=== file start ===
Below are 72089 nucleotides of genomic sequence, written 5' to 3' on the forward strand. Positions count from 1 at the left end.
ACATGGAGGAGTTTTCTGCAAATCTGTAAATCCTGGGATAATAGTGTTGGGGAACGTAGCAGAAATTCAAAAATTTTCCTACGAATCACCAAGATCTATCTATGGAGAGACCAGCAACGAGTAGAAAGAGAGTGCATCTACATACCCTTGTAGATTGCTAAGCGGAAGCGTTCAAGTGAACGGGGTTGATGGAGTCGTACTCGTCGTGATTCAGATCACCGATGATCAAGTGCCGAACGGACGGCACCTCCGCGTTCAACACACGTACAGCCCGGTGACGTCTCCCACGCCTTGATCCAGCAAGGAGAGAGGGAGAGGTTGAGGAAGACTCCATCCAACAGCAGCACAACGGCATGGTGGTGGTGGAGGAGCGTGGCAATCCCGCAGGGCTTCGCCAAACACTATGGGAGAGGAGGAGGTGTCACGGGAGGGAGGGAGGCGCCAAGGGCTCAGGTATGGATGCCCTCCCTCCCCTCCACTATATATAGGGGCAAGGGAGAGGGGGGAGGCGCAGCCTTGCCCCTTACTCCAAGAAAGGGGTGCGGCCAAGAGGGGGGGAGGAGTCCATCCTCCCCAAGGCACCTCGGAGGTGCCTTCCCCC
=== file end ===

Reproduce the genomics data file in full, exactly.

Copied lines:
Below are 72089 nucleotides of genomic sequence, written 5' to 3' on the forward strand. Positions count from 1 at the left end.
ACATGGAGGAGTTTTCTGCAAATCTGTAAATCCTGGGATAATAGTGTTGGGGAACGTAGCAGAAATTCAAAAATTTTCCTACGAATCACCAAGATCTATCTATGGAGAGACCAGCAACGAGTAGAAAGAGAGTGCATCTACATACCCTTGTAGATTGCTAAGCGGAAGCGTTCAAGTGAACGGGGTTGATGGAGTCGTACTCGTCGTGATTCAGATCACCGATGATCAAGTGCCGAACGGACGGCACCTCCGCGTTCAACACACGTACAGCCCGGTGACGTCTCCCACGCCTTGATCCAGCAAGGAGAGAGGGAGAGGTTGAGGAAGACTCCATCCAACAGCAGCACAACGGCATGGTGGTGGTGGAGGAGCGTGGCAATCCCGCAGGGCTTCGCCAAACACTATGGGAGAGGAGGAGGTGTCACGGGAGGGAGGGAGGCGCCAAGGGCTCAGGTATGGATGCCCTCCCTCCCCTCCACTATATATAGGGGCAAGGGAGAGGGGGGAGGCGCAGCCTTGCCCCTTACTCCAAGAAAGGGGTGCGGCCAAGAGGGGGGGAGGAGTCCATCCTCCCCAAGGCACCTCGGAGGTGCCTTCCCCC